Friday, September 28, 2012

Win a Copy of Desert Fire!

Win a e-copy of H.M. Prevost's book Desert Fire.
How to enter:

- Enter a comment in the comments section of the interview with Ms. Prevost before Tuesday, October 2, 2012!

Stay tuned for the winner, who will be required to submit their email address to:

Author Interview: H.M. Prévost

Happy Friday, all! Welcome to blog. Today I have H.M. Prévost, author of Desert Fire, joining us. Are you ready? Here we go!

Cover art: 

Me: Welcome to my blog! Tell us a little about your book

H.M.: After running to the scene of a plane crash in Abu Dhabi, Nick Chevalier stumbles across classified military secrets. A ruthless terrorist will stop at nothing to get them. As Nick investigates the cover-up behind the downed plane, he crosses paths with an agent from a covert espionage agency and makes the leap from high school senior to teen spy. But he realizes too late that he put more than his own life at risk—his mother and sister are also in danger. Does he have what it takes to outwit a terrorist who wants him dead and save the two people he loves?

Me: Is this your debut book? 

H.M.: Yes, Desert Fire is my first novel. The sequel, Shadow Army, will be published in December. The content edits are done, and I am waiting for line edits!

Me: How long did this book take you, from draft one to ready to submit?

H.M.: I wrote it in ten months, which for me, is really fast! Then I spent a few months polishing it with my critique partners and started sending it out to publishers. Finding a publisher took forever (well over a year)!

Me: Random question time: Your main character finds him- or herself in a burning museum (of your choice) with the President of the United States of America, the Queen of England, and their favorite actor. They can only save one person or object. Who or what is it and why?

H.M.: Considering all the intrigue in this spy novel, I would have to say the President of the USA. Nick would grab the President, swing the man over his shoulder, and escape out a window. Being who he is, he wouldn’t take credit it for it and wouldn’t like being called a hero. 

Me: Here's my favorite question to ask authors: "Do you believe in the dreaded Writer's Block?" If so, how do YOU get past it?

H.M.: I think it’s a myth. Sometimes I’m too tired to come up with new ideas, but that’s not writer’s block, it’s fatigue! A writer can come up with ideas at any time. I find that I have too many ideas, and I never have time to write them all down. 

Me: Care to tell us anything about your current work-in-progress?

H.M.: It is a steampunk novel about a girl who is an inventor in a strict London society that does not allow women to be inventors. 

Me: And last but not least: Do you have any words of wisdom for new and aspiring authors?

H.M.: Don’t give up! Get a critique group, keep writing and keep submitting what you write!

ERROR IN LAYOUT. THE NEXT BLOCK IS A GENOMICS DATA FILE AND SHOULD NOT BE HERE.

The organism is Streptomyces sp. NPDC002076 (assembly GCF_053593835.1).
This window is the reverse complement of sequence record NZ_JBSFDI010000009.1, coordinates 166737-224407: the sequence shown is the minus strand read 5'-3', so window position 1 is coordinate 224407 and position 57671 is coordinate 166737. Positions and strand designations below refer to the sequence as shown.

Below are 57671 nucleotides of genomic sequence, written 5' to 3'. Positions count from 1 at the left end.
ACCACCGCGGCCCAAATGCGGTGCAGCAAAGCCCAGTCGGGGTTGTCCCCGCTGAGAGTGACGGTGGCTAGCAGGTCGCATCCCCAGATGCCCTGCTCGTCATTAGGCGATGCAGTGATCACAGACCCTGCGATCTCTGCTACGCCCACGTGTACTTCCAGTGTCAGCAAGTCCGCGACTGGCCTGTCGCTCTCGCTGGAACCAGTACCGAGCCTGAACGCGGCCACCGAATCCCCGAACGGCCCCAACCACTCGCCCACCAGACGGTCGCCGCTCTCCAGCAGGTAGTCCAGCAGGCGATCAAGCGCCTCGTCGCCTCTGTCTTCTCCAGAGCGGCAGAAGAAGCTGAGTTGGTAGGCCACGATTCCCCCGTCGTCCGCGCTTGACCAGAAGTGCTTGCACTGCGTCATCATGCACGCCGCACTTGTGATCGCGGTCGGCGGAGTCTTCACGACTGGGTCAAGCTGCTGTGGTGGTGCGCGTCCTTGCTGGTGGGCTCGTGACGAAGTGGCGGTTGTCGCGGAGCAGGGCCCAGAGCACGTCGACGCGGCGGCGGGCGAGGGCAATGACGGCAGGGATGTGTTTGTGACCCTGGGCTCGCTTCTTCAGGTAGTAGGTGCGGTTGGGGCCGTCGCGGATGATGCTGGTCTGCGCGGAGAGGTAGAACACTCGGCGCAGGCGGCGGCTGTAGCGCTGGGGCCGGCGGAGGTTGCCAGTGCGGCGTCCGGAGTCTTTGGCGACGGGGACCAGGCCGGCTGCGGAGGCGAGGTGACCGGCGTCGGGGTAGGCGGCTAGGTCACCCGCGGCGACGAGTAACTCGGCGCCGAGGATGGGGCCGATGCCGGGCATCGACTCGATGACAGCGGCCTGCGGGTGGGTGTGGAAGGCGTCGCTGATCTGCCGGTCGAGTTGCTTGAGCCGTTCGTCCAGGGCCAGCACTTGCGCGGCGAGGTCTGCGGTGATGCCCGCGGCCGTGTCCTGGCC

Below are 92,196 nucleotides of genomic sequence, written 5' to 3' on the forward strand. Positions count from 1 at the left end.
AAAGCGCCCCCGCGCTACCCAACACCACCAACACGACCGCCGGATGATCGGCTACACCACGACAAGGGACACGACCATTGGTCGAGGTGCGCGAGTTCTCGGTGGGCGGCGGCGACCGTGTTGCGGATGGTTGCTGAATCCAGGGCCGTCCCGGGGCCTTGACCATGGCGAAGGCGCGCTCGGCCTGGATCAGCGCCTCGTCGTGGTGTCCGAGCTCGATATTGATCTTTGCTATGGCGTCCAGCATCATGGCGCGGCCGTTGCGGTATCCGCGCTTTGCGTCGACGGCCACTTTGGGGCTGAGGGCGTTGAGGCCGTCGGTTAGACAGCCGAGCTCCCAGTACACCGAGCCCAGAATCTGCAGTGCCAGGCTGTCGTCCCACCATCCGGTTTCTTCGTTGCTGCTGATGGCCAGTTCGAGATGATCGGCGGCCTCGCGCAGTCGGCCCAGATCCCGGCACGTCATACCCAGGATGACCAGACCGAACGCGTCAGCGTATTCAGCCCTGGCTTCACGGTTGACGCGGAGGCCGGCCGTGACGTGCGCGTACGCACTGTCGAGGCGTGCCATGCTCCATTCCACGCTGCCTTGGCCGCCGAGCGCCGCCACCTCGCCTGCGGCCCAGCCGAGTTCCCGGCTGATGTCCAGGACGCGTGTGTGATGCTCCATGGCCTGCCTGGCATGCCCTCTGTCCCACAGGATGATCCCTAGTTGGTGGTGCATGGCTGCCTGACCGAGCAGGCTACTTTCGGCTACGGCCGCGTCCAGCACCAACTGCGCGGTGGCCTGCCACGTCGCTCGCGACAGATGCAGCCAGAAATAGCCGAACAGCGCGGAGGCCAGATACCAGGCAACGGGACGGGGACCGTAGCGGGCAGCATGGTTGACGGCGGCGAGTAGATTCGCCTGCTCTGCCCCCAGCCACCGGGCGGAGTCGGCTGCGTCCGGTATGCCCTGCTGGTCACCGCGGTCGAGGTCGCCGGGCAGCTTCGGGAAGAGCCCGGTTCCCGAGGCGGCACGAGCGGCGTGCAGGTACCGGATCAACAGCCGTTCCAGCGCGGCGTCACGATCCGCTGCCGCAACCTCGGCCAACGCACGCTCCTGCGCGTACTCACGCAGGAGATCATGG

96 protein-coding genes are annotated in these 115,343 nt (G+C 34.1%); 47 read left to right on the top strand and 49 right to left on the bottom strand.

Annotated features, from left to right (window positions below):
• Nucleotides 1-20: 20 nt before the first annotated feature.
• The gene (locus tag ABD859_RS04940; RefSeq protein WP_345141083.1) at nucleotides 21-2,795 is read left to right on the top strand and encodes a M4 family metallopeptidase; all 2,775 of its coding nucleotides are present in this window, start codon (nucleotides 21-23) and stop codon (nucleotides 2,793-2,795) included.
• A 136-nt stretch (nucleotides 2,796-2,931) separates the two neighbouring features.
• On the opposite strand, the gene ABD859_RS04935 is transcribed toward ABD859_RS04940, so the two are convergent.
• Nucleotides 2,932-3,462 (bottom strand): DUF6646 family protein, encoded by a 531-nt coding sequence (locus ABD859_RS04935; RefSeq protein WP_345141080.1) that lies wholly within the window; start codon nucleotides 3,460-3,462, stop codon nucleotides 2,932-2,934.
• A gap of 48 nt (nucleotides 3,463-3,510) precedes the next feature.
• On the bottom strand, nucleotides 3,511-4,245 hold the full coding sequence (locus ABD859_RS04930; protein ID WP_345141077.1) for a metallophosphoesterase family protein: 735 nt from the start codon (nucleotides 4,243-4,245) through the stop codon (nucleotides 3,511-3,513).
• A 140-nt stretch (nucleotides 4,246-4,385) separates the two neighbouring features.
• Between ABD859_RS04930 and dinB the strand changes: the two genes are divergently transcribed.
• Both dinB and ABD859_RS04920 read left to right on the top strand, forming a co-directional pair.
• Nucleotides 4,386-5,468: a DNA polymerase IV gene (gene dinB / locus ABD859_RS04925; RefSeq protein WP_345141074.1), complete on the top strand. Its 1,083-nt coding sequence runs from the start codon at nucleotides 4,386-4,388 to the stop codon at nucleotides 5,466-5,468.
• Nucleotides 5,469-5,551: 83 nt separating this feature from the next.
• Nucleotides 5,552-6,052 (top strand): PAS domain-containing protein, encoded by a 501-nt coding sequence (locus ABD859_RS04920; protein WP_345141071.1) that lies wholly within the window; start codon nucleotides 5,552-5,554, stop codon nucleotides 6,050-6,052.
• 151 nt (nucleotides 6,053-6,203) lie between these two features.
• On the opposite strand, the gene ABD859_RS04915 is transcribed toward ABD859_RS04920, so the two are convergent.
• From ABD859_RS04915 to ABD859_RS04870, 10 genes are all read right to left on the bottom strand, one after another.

Me: Thank you for the interview! I wish you much success and happiness.

H.M. Prévost is a writer, photographer, teacher and avid reader of YA fiction. Thrillers, fantasy and paranormal romances (that’s right, pretty much anything with a vampire in it!) are her favorite genres. She also loves to paint and has covered her house with murals. For many years, she worked abroad in the United Arab Emirates, which provided an exotic setting for her debut YA thriller, Desert Fire. She lives in Québec with her husband, two rambunctious daughters, and Ginger the cat.

Visit her at:

ETA - One lucky reader will win a copy of H.M's book!! Just leave a comment on this post to enter and stay tuned for the winner!

Friday, September 21, 2012

Author Interview: Marva Dasef

Hello, lovelies. Today I have Marva Dasef, author of Setara's Genie, on the blog. Grab your cocoa and let's get started!

Cover art by

Me: Welcome to my blog! I'd like to know more about your book. Care to share?

Marva: Thank you for the invite, Beth. I'm particularly grateful since I have a brand new ebook released on August 17th from MuseItUp Publishing. Here's the basic info.

Setara's Genie
A girl, a genie, a few demons. Would could go wrong?

Abu Nuwas sits in the bazaar on his threadbare rug; a cup and sign proclaim him a teller of tales. For one small coin, he bids passers by to listen. A poor girl, Najda, sells spices from a tray. Would he, she asks, trade a tale for a packet of spice? Abu Nuwas agrees and begins the epic adventures of a girl and her genie.

As did Scheherazade before him, Abu leaves Najda hanging in the middle of each yarn to keep her coming back. Between stories, he questions the girl about her life. He discovers that she’s been promised in marriage to an old man whom she hates, but she must wed him to save her sick mother’s life. The rich bridegroom will pay for the doctors the mother needs. Meanwhile, Najda sells spices in the market to earn enough money to keep her mother alive.

He relates the adventures of the bored daughter of a rich merchant, Setara, and her genie, Basit, as they encounter the creatures of legend and folklore: a lonely cave demon seeking a home; a flying, fire-breathing horse who has lost his mate; a dragon searching for his family; an evil genie hunting for the man who put him in a lamp; and a merboy prince cast out of his undersea kingdom.

MuseItUp Buy Link:
Amazon Buy Link:

Me: Is this your debut book?